On July 16th 1848 Pugin with all his family and colleagues gathered for a Mass in this church, but it was no ordinary mass, it was the first High Mass in Ramsgate, indeed East Kent, since the Reformation. Pugin loved it. It’s therefore fitting that on his bicentenary day, his 200th birthday, we should celebrate in the ancient form which he loved, the Mass that he knew.
The Catholic journal The Tablet after that first High Mass reported the names of the three ministers of the altar and the preacher of the day and commented:
It is truly consoling to see the revival of these solemnities in a part of England originally most Catholic, but till lately almost abandoned…in a few years we may reasonably hope that Catholic devotion will again flourish where the faith was first implanted by blessed Augustine and his holy companions.
This revivalist romantic sentiment was exactly the sort of thing that stirred the heart and soul of Pugin. He was fired by the faith of the medieval Christian world, a world filled with saints like the ones you see around this church. Pugin’s favourite was Augustine of course (there are more than half a dozen images of him here). Augustine, Pugin’s patron, the missionary sent by Pope Gregory to revive the Christian faith of the island after the Anglo Saxon invasions. The faith had first been cultivated by early Romano-British saints like David (who’s feast it is today) but had waned due to the invading influence of men like Hengist and Horsa (who also landed nearby).
Augustine’s own arrival, which certainly would have been viewable from this cliff side position, was for Pugin the key moment in the birth of English Christianity. Augustine’s momentous encounter with King Ethelbert at Ebbsfleet initiated a new era not only of faith, but of art (think of that icon of Christ and silver crucifix carried by those first monks), a new era of architecture (think of the building that soon followed Augustine’s arrival in Canterbury), a new era of literature (recall that illuminated gospel book that Augustine brought with him and the first ever Anglo-Saxon writing which came from the hand of Ethelbert – new Christina laws for a new nation). Yes, Christian English national identity began here.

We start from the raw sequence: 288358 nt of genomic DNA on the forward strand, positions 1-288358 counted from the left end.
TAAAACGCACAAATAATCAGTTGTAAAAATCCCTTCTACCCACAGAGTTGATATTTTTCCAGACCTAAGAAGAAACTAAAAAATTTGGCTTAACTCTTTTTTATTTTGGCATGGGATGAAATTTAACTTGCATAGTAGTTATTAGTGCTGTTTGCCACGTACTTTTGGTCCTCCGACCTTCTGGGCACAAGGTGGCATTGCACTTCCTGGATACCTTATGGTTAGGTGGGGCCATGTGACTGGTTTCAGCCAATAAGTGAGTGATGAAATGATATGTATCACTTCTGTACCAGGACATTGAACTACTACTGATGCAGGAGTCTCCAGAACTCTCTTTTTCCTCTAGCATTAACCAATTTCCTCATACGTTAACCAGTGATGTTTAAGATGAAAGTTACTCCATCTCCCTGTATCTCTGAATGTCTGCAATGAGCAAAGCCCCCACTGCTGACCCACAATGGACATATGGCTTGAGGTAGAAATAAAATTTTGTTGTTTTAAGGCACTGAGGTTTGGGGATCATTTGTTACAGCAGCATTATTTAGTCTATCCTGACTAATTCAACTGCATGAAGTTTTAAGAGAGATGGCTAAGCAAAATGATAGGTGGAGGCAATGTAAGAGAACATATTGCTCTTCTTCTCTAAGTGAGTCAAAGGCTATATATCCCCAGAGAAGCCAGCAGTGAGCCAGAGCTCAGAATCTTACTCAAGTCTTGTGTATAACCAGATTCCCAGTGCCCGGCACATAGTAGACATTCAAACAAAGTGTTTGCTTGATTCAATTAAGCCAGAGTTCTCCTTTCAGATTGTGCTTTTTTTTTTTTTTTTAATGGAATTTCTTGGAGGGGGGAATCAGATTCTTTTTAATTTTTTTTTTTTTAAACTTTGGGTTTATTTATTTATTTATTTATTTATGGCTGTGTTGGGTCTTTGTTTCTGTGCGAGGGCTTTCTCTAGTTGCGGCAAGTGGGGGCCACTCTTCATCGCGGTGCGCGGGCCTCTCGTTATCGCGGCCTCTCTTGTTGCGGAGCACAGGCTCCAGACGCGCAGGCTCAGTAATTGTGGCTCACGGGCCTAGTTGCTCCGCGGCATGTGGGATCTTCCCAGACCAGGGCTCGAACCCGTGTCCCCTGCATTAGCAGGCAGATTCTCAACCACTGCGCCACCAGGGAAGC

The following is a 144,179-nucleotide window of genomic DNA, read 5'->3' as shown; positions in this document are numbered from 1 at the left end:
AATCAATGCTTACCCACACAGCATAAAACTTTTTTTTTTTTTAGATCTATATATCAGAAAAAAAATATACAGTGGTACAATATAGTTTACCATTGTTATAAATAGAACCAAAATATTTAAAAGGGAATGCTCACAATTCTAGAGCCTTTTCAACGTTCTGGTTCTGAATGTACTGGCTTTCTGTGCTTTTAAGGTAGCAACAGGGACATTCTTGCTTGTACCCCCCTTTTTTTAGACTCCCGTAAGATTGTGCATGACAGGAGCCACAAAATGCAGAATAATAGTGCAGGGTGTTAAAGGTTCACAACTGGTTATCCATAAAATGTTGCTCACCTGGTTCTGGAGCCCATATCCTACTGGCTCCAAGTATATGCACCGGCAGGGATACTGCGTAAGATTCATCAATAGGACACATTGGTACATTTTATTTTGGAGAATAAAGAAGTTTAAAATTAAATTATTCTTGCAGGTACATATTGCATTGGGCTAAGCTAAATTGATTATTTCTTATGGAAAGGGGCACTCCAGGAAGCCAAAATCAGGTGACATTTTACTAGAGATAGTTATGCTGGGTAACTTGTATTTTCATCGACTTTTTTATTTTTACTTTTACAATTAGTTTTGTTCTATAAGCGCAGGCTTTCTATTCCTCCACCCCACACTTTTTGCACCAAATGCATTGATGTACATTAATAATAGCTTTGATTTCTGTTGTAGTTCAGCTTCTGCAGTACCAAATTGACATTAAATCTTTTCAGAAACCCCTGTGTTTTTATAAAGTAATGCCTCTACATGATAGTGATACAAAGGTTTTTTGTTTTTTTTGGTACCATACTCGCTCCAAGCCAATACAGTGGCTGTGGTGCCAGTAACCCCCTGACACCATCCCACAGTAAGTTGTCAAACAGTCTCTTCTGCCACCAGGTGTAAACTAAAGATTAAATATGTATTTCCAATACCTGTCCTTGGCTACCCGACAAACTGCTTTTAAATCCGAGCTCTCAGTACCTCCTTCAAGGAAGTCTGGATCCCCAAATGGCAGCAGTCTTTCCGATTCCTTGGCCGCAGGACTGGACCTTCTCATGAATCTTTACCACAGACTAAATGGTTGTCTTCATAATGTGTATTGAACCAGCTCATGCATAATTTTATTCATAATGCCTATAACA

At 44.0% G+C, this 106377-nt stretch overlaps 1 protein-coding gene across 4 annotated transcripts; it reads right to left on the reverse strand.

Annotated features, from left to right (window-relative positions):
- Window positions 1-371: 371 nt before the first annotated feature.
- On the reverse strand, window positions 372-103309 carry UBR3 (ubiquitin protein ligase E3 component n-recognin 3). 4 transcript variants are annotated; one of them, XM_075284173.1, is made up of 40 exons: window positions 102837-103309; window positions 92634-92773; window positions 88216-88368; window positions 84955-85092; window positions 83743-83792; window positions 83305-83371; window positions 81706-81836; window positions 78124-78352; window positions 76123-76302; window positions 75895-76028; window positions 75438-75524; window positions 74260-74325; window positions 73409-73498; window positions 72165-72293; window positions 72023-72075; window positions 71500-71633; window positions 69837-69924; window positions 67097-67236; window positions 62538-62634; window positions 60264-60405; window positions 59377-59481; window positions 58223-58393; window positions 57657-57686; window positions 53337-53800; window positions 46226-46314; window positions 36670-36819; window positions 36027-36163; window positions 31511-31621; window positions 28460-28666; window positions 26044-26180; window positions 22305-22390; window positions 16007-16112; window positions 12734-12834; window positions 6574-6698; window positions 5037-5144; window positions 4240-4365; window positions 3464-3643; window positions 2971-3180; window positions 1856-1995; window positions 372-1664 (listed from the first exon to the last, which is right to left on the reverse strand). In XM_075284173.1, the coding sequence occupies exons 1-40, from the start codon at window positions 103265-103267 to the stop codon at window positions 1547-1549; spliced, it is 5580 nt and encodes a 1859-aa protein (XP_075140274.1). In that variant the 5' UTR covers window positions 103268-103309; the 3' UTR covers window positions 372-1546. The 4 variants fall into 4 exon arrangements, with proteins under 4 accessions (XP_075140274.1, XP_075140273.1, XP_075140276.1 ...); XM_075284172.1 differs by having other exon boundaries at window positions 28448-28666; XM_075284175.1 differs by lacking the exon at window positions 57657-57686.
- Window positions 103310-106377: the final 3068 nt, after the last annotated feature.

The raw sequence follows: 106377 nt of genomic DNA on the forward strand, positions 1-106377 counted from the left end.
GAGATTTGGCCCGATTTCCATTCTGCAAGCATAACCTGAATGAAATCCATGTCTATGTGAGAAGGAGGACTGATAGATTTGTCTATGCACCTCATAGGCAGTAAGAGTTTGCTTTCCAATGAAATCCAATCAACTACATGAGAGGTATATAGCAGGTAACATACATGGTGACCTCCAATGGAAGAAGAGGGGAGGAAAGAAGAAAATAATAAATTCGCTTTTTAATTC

Pugin knew this and he liked it. He knew the power of the culture of the middle ages, a culture of faith. He was not simply interested in the ‘gothic’ as an historian or archeologist. He saw that world of faith, of saints, of belief in the spiritual nature of humanity and of physical nature itself being charged with the glory of God, as so relevant and needed even for the industrial age in which he lived. His passion for building, for family, for the charity that he gave to the poor, for the education he tried to offer the poor street urchins of Ramsgate, to the risking of his life to save sailors on the Goodwin sands, this all, for Pugin, flowed from the medieval understanding of life – they flowed from his faith. And you know, although we see him as a little exaggerated and perhaps even overly romanticised, he was on to something!
Of course we’ve come here for a variety of reasons: to celebrate the great architect; to honour the man who fascinates us; to pray for his soul; to be thankful for a life lived under his influence – in monasticism or education; to keep his vision alive; to mark the occasion of an important national and local figure; to support the on-going development of this landmark. Many reasons, but why do any of us do any of this?